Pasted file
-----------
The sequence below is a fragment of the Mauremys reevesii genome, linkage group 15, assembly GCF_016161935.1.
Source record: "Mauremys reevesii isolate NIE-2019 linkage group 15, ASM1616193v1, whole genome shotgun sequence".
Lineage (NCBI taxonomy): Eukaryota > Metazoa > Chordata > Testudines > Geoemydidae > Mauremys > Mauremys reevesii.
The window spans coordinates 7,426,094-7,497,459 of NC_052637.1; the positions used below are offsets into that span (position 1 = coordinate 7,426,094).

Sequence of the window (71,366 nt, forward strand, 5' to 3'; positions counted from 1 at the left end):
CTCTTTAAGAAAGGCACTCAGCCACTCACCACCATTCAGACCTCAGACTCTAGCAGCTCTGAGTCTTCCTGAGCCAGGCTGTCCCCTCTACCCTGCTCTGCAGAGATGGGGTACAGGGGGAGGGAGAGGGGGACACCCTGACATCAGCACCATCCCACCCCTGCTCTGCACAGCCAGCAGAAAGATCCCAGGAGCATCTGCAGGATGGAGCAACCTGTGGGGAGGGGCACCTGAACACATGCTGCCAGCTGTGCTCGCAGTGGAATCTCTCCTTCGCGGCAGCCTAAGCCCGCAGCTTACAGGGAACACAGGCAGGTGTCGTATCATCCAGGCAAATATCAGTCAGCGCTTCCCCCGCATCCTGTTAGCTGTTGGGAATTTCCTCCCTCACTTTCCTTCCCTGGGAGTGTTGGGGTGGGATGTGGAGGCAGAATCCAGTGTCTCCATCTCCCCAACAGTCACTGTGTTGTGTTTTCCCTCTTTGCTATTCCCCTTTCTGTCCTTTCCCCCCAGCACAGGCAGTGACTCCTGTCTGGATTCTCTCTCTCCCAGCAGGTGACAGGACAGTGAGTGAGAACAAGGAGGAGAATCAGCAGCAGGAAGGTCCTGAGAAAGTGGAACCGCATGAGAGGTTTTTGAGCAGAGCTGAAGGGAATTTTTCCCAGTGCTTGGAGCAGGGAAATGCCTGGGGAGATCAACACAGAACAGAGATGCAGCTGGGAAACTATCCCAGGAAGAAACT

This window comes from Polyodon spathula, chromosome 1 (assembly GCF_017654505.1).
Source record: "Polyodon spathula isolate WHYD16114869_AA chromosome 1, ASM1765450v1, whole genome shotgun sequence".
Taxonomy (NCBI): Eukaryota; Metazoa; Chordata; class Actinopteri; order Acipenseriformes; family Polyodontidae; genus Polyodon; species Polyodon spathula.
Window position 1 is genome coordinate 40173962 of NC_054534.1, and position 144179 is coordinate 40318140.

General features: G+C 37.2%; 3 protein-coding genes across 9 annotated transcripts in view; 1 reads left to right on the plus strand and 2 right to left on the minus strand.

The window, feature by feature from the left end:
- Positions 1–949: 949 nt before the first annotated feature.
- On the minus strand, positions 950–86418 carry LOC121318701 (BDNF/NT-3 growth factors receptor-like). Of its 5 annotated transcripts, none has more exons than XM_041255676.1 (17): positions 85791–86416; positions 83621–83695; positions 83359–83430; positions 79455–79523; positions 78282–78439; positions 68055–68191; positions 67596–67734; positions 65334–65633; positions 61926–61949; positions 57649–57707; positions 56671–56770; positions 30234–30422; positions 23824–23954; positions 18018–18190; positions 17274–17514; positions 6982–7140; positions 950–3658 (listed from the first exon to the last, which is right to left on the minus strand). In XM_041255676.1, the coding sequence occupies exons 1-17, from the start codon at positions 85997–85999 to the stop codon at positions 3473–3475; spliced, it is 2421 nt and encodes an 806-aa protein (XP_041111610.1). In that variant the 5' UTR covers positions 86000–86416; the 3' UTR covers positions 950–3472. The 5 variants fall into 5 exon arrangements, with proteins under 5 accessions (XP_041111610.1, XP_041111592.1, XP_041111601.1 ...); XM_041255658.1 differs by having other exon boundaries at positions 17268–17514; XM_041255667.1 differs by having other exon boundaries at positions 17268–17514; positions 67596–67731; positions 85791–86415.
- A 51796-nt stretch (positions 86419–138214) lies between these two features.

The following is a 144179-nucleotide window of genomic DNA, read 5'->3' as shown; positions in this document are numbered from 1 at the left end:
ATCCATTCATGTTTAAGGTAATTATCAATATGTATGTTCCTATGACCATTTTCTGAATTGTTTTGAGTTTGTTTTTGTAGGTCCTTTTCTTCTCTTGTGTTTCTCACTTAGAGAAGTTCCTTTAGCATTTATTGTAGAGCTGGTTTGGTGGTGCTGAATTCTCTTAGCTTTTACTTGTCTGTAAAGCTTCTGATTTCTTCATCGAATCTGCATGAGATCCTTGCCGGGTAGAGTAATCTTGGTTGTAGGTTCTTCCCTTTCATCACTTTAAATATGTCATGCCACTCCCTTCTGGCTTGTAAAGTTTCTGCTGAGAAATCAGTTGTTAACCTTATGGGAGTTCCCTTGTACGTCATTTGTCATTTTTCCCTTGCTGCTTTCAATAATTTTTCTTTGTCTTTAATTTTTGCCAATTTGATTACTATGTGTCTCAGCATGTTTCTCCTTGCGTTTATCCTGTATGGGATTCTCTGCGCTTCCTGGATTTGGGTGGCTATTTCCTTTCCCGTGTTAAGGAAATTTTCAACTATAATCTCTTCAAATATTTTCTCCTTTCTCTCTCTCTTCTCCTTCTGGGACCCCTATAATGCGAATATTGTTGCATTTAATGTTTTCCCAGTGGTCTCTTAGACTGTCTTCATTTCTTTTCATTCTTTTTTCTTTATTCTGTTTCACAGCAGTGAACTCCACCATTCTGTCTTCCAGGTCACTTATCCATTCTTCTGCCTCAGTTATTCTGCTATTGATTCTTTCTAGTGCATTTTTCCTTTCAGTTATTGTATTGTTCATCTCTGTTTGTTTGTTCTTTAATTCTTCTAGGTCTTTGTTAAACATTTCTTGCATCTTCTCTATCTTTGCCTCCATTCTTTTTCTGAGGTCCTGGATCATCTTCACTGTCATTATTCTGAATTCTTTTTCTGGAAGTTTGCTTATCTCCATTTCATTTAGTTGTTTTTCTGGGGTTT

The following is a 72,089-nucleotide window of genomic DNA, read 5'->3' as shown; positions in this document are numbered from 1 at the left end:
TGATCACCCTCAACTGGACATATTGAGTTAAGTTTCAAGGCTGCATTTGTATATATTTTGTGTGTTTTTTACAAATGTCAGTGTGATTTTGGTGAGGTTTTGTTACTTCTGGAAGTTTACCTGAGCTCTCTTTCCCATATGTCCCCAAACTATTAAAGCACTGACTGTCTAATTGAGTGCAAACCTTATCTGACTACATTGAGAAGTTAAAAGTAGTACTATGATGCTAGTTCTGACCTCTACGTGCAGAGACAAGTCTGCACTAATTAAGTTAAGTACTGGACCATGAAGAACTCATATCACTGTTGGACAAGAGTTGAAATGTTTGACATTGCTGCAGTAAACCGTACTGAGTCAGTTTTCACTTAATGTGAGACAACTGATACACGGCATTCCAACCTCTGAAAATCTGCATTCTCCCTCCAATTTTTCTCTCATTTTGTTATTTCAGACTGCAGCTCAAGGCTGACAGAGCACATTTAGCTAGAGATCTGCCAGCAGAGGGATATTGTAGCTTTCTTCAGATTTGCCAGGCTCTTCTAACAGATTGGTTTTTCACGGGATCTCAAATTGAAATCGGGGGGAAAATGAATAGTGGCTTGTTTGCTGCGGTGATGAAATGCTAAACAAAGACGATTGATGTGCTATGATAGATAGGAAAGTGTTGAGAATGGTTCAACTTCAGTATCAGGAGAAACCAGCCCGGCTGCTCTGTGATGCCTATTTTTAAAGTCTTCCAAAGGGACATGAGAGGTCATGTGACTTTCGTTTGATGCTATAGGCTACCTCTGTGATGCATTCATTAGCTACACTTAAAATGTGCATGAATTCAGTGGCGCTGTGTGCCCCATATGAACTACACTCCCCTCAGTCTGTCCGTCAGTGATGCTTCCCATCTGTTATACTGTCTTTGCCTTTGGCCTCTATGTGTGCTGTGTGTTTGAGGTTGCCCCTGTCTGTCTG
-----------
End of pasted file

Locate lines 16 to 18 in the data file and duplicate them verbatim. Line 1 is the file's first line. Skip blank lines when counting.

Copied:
The following is a 144179-nucleotide window of genomic DNA, read 5'->3' as shown; positions in this document are numbered from 1 at the left end:
ATCCATTCATGTTTAAGGTAATTATCAATATGTATGTTCCTATGACCATTTTCTGAATTGTTTTGAGTTTGTTTTTGTAGGTCCTTTTCTTCTCTTGTGTTTCTCACTTAGAGAAGTTCCTTTAGCATTTATTGTAGAGCTGGTTTGGTGGTGCTGAATTCTCTTAGCTTTTACTTGTCTGTAAAGCTTCTGATTTCTTCATCGAATCTGCATGAGATCCTTGCCGGGTAGAGTAATCTTGGTTGTAGGTTCTTCCCTTTCATCACTTTAAATATGTCATGCCACTCCCTTCTGGCTTGTAAAGTTTCTGCTGAGAAATCAGTTGTTAACCTTATGGGAGTTCCCTTGTACGTCATTTGTCATTTTTCCCTTGCTGCTTTCAATAATTTTTCTTTGTCTTTAATTTTTGCCAATTTGATTACTATGTGTCTCAGCATGTTTCTCCTTGCGTTTATCCTGTATGGGATTCTCTGCGCTTCCTGGATTTGGGTGGCTATTTCCTTTCCCGTGTTAAGGAAATTTTCAACTATAATCTCTTCAAATATTTTCTCCTTTCTCTCTCTCTTCTCCTTCTGGGACCCCTATAATGCGAATATTGTTGCATTTAATGTTTTCCCAGTGGTCTCTTAGACTGTCTTCATTTCTTTTCATTCTTTTTTCTTTATTCTGTTTCACAGCAGTGAACTCCACCATTCTGTCTTCCAGGTCACTTATCCATTCTTCTGCCTCAGTTATTCTGCTATTGATTCTTTCTAGTGCATTTTTCCTTTCAGTTATTGTATTGTTCATCTCTGTTTGTTTGTTCTTTAATTCTTCTAGGTCTTTGTTAAACATTTCTTGCATCTTCTCTATCTTTGCCTCCATTCTTTTTCTGAGGTCCTGGATCATCTTCACTGTCATTATTCTGAATTCTTTTTCTGGAAGTTTGCTTATCTCCATTTCATTTAGTTGTTTTTCTGGGGTTT

The following is a 72,089-nucleotide window of genomic DNA, read 5'->3' as shown; positions in this document are numbered from 1 at the left end: